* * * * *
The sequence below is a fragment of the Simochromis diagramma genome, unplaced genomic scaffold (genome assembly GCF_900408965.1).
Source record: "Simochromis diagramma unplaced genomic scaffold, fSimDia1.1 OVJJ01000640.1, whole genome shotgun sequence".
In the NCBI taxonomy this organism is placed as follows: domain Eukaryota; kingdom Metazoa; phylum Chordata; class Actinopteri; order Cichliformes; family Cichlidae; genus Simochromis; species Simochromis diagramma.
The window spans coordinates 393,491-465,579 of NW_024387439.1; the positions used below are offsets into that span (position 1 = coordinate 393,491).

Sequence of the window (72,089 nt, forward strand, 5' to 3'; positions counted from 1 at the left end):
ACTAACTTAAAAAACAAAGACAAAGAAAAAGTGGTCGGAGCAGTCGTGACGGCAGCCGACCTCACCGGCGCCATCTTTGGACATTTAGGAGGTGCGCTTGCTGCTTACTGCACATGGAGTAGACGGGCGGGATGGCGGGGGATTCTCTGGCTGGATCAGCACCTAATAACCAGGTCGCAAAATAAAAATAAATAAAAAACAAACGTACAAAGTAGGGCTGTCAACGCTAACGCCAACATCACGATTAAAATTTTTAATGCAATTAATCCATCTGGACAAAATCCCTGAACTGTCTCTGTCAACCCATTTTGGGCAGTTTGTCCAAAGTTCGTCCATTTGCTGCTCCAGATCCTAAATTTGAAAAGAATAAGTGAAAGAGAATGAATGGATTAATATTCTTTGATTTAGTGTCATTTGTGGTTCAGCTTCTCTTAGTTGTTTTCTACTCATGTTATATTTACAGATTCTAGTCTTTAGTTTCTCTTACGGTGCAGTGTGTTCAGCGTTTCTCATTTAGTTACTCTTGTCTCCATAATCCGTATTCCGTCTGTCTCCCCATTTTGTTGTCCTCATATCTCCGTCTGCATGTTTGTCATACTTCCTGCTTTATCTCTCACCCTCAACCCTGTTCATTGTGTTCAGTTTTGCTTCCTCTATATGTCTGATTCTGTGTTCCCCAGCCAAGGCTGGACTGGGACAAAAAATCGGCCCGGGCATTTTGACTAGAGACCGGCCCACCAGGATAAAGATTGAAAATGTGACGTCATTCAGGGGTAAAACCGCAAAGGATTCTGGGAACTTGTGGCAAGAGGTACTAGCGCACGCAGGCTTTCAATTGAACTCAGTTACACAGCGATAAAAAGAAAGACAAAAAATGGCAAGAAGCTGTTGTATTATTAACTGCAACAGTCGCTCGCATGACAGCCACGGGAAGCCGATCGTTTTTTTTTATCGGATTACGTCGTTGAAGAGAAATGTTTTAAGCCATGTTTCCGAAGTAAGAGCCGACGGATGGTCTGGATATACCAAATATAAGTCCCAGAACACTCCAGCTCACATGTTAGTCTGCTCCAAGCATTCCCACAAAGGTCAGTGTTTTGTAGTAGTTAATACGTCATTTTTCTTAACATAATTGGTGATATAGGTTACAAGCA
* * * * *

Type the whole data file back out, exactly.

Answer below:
The sequence below is a fragment of the Simochromis diagramma genome, unplaced genomic scaffold (genome assembly GCF_900408965.1).
Source record: "Simochromis diagramma unplaced genomic scaffold, fSimDia1.1 OVJJ01000640.1, whole genome shotgun sequence".
In the NCBI taxonomy this organism is placed as follows: domain Eukaryota; kingdom Metazoa; phylum Chordata; class Actinopteri; order Cichliformes; family Cichlidae; genus Simochromis; species Simochromis diagramma.
The window spans coordinates 393,491-465,579 of NW_024387439.1; the positions used below are offsets into that span (position 1 = coordinate 393,491).

Sequence of the window (72,089 nt, forward strand, 5' to 3'; positions counted from 1 at the left end):
ACTAACTTAAAAAACAAAGACAAAGAAAAAGTGGTCGGAGCAGTCGTGACGGCAGCCGACCTCACCGGCGCCATCTTTGGACATTTAGGAGGTGCGCTTGCTGCTTACTGCACATGGAGTAGACGGGCGGGATGGCGGGGGATTCTCTGGCTGGATCAGCACCTAATAACCAGGTCGCAAAATAAAAATAAATAAAAAACAAACGTACAAAGTAGGGCTGTCAACGCTAACGCCAACATCACGATTAAAATTTTTAATGCAATTAATCCATCTGGACAAAATCCCTGAACTGTCTCTGTCAACCCATTTTGGGCAGTTTGTCCAAAGTTCGTCCATTTGCTGCTCCAGATCCTAAATTTGAAAAGAATAAGTGAAAGAGAATGAATGGATTAATATTCTTTGATTTAGTGTCATTTGTGGTTCAGCTTCTCTTAGTTGTTTTCTACTCATGTTATATTTACAGATTCTAGTCTTTAGTTTCTCTTACGGTGCAGTGTGTTCAGCGTTTCTCATTTAGTTACTCTTGTCTCCATAATCCGTATTCCGTCTGTCTCCCCATTTTGTTGTCCTCATATCTCCGTCTGCATGTTTGTCATACTTCCTGCTTTATCTCTCACCCTCAACCCTGTTCATTGTGTTCAGTTTTGCTTCCTCTATATGTCTGATTCTGTGTTCCCCAGCCAAGGCTGGACTGGGACAAAAAATCGGCCCGGGCATTTTGACTAGAGACCGGCCCACCAGGATAAAGATTGAAAATGTGACGTCATTCAGGGGTAAAACCGCAAAGGATTCTGGGAACTTGTGGCAAGAGGTACTAGCGCACGCAGGCTTTCAATTGAACTCAGTTACACAGCGATAAAAAGAAAGACAAAAAATGGCAAGAAGCTGTTGTATTATTAACTGCAACAGTCGCTCGCATGACAGCCACGGGAAGCCGATCGTTTTTTTTTATCGGATTACGTCGTTGAAGAGAAATGTTTTAAGCCATGTTTCCGAAGTAAGAGCCGACGGATGGTCTGGATATACCAAATATAAGTCCCAGAACACTCCAGCTCACATGTTAGTCTGCTCCAAGCATTCCCACAAAGGTCAGTGTTTTGTAGTAGTTAATACGTCATTTTTCTTAACATAATTGGTGATATAGGTTACAAGCA